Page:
The two sessions that I’ll be giving will be a talk on SQL Server High Availability, and a second session on SQL Server Clustering and VMware VSAN. These should be some fun sessions as there’s a lot of new information coming out on both of these topics between now and when VMware comes around in September.

Personally I’m thrilled that I was able to work with the VMworld team and the fine folks at VMware to make it happen at this event. I’ve attended VMworld several times over the years, and I’ve always loved attending and I’m thrilled to say that I’m able to give something back to the event; and I look forward to meeting some great people at the conference.

Denny


June 19, 2015  11:46 PM

Recommended reading from mrdenny for June 19, 2015

Denny Cherry Denny Cherry Profile: Denny Cherry
SQL Server

This week I’ve found some great things for you to read. These are a few of my favorites that I’ve found this week.

This weeks SQL Server person to follow on Twitter is: AlvinRamard also known as Alvin Ramard

Hopefully you find these articles as useful as I did.

Don’t forget to follow me on Twitter where my username is @mrdenny.

Denny


June 17, 2015  6:00 PM

Why I Will Not Be Speaking at VMworld

Denny Cherry Denny Cherry Profile: Denny Cherry
Conferences, IT conferences, IT conferences and events, SQL Server, VMware, VMworld

I love speaking at conferences. I get to meet new people, I sometimes get to visit a new city. But I’m sad to say that I will not be speaking at the North America or Europe VMworld events this year, even though I was accepted.

My reasons are pretty basic. VMware (who puts on VMworld) has decided that they will not only, not pay their speakers but they expect their speakers to pay their own costs to go to the event. VMware expects me as a community speaker to pay for my own hotel and airfare to get to the conference. VMware doesn’t even give speakers a full conference pass, the speaker gets a day pass for the day which they are speaking.

Now in reality for the North America conference my flight costs, probably aren’t all that much as I’m a short flight to San Francisco from San Diego (I’d actually be coming from India from another conference so it’d basically be a flight change fee). The hotel for the conference will probably be in the $300 a night range I’m assuming. VMware will pay for one night in the hotel if I’m giving two sessions, which is what was selected for the North American conference.

For the European conference things get even worse. I’m expected to pay for my own international flight from California to Spain, and I have to pay for my own hotel as only one of my sessions was selected for VMware Europe. So according to them, apparently I should just fly in give my talk and fly out the same day. That really doesn’t seem like it’s conductive conducive to me giving a good presentation. There’s a 9 hour time difference between here and Spain, so I’d need at least a couple of days to dejetlag. Those jetlag days, I’m used to paying for those myself as that’s pretty normal.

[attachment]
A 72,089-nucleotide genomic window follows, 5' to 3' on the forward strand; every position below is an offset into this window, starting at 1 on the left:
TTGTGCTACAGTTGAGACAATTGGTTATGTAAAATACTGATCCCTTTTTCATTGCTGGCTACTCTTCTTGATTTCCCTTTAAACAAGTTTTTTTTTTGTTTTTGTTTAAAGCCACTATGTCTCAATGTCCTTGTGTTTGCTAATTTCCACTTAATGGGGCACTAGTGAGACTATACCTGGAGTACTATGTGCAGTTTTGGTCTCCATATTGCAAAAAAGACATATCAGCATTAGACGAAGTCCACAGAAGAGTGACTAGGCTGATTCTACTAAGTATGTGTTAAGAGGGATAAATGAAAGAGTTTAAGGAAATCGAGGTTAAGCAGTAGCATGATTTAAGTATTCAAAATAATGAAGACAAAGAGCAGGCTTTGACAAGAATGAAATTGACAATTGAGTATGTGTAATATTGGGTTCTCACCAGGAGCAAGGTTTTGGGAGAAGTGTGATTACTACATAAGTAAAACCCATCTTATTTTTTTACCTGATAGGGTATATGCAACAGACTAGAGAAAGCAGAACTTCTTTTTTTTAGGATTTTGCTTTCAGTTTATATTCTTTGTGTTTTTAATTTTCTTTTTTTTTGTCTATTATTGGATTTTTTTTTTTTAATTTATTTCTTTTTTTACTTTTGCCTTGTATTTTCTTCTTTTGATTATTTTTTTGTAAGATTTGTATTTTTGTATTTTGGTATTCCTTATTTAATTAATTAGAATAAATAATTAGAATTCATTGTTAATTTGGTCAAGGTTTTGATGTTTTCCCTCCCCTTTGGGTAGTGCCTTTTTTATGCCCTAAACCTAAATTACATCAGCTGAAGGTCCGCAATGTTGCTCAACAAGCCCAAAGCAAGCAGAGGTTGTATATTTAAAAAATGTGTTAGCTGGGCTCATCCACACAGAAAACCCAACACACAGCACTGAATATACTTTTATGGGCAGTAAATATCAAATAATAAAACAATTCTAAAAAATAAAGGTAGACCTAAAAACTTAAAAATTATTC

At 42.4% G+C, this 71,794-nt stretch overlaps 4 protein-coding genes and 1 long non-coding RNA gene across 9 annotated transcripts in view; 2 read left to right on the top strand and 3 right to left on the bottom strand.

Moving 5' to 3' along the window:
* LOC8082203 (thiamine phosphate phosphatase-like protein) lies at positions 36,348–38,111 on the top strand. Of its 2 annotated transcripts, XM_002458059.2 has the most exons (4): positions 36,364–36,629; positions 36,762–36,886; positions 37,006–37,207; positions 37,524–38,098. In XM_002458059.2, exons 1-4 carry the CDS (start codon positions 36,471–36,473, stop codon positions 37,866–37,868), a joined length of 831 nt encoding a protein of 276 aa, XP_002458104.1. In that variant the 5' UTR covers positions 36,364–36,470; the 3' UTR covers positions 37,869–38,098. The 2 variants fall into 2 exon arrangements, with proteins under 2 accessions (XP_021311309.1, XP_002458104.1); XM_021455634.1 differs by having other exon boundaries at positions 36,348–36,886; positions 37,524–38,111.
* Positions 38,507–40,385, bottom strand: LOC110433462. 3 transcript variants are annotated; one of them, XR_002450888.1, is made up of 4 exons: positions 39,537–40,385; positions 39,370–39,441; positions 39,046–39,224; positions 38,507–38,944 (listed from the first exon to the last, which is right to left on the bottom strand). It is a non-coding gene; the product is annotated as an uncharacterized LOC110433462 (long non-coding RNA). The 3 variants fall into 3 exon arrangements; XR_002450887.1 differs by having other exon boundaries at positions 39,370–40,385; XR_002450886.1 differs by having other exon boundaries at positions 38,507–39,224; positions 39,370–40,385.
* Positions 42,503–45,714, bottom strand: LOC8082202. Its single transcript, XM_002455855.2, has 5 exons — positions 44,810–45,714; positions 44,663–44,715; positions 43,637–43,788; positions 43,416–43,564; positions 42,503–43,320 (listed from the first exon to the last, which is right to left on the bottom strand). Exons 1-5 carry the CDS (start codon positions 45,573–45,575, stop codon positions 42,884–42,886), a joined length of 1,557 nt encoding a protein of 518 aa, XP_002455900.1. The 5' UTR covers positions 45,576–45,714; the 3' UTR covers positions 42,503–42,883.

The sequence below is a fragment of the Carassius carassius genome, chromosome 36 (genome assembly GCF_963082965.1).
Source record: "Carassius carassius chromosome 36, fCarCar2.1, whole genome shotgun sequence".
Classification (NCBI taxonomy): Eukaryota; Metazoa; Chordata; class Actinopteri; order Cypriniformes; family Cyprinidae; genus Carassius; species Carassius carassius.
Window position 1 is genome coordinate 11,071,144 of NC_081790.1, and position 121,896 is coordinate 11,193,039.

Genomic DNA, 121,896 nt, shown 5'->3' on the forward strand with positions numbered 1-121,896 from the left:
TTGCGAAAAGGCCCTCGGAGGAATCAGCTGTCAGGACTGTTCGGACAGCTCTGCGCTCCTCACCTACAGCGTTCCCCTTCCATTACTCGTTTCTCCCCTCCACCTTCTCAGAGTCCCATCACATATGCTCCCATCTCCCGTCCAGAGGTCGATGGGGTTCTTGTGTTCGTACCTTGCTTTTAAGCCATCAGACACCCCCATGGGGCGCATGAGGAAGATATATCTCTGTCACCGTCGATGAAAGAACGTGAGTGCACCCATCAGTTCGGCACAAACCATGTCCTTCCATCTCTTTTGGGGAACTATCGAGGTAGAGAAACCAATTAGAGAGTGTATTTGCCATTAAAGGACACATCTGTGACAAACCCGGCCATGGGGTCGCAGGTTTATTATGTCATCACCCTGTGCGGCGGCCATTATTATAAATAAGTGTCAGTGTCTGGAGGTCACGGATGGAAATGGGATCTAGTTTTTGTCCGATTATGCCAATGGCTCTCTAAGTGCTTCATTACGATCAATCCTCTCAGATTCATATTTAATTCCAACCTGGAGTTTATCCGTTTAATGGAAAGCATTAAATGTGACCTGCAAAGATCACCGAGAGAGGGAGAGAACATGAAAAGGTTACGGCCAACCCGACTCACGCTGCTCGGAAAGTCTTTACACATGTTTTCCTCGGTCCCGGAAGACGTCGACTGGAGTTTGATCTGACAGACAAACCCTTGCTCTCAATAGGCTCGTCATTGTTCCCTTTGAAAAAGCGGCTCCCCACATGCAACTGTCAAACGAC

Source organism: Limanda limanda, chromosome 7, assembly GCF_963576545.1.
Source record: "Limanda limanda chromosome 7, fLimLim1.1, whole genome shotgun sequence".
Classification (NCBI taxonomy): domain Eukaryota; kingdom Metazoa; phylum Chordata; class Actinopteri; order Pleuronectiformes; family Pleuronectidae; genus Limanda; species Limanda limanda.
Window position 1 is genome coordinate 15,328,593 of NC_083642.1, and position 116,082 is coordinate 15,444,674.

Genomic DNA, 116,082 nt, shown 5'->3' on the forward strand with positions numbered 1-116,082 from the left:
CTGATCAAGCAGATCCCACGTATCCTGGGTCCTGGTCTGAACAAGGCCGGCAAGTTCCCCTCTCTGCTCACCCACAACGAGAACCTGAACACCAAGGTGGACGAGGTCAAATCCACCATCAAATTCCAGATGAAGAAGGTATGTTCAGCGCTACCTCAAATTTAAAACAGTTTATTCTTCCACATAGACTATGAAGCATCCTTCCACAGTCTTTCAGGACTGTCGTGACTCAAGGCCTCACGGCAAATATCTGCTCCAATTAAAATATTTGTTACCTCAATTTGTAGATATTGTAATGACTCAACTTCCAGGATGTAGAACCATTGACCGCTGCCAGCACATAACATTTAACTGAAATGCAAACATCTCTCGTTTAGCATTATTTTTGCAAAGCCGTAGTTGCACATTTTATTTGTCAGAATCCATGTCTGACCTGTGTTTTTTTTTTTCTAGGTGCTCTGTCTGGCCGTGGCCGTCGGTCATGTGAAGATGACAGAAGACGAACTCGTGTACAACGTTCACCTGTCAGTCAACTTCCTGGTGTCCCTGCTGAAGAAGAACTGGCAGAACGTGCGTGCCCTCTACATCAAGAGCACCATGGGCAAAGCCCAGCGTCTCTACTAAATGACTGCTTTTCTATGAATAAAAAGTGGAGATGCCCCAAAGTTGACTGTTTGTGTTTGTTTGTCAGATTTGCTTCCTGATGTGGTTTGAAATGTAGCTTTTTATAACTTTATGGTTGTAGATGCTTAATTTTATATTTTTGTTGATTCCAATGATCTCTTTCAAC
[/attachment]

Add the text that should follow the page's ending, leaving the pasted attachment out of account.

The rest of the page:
So on top of not billing clients for two weeks (assuming that I actually attended the full conference, and if I’m going why wouldn’t I want to attend), I’m expected to pay thousands in flight and hotel (not to mention a full conference badge so I can attend the rest of the days) for the privilege of presenting at a conference.

Now yes, I’m a consultant so if you went to the SQL Server booth at Ignite or if you’ve been to the PASS Summit the last couple of years you’ve seen my in my booth, but at VMworld I’ve got zero chance to meet attendees unless it’s after my session. So time to really network and meet people, and yes drum up business (here’s a little secret, this is why consultants go to conferences). So where’s the upside for me? I get to say that I spoke at VMworld? Big deal.

So needless to say, I’m not willing to drop $10k+ (between not billing, flights, hotels, and a conference pass) for the privilege of speaking at a conference that VMware makes a ton of money on (I’m guessing several million dollars at the least).

Denny

UPDATE (2015-06-18): After reviewing the speakers portal some more, I’ve learned that external speakers do in fact get a full conference pass. So I’ve updated the post to reflect that.


June 12, 2015  6:00 PM

Recommended reading from mrdenny for June 12, 2015

Denny Cherry Denny Cherry Profile: Denny Cherry
SQL Server

This week I’ve found some great things for you to read. These are a few of my favorites that I’ve found this week.

This weeks SQL Server person to follow on Twitter is: IT_Recruiter_FL also known as Bianca Diosdado

Hopefully you find these articles as useful as I did.

Don’t forget to follow me on Twitter where my username is @mrdenny.

Denny